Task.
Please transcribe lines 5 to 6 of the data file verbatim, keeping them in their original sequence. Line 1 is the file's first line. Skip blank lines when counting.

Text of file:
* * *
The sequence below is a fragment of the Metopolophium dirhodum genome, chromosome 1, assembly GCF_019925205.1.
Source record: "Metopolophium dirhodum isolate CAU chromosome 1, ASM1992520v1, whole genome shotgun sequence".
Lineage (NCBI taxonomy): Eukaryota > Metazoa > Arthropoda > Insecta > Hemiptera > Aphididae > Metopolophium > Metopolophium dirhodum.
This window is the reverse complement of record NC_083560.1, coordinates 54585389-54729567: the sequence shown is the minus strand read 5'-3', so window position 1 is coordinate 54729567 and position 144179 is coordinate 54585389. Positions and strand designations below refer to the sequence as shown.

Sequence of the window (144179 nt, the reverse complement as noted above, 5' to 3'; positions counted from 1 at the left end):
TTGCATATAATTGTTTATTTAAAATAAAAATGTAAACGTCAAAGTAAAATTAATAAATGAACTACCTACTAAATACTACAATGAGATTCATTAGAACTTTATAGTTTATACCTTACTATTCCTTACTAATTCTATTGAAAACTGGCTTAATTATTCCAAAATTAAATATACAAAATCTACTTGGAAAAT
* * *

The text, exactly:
Sequence of the window (144179 nt, the reverse complement as noted above, 5' to 3'; positions counted from 1 at the left end):
TTGCATATAATTGTTTATTTAAAATAAAAATGTAAACGTCAAAGTAAAATTAATAAATGAACTACCTACTAAATACTACAATGAGATTCATTAGAACTTTATAGTTTATACCTTACTATTCCTTACTAATTCTATTGAAAACTGGCTTAATTATTCCAAAATTAAATATACAAAATCTACTTGGAAAAT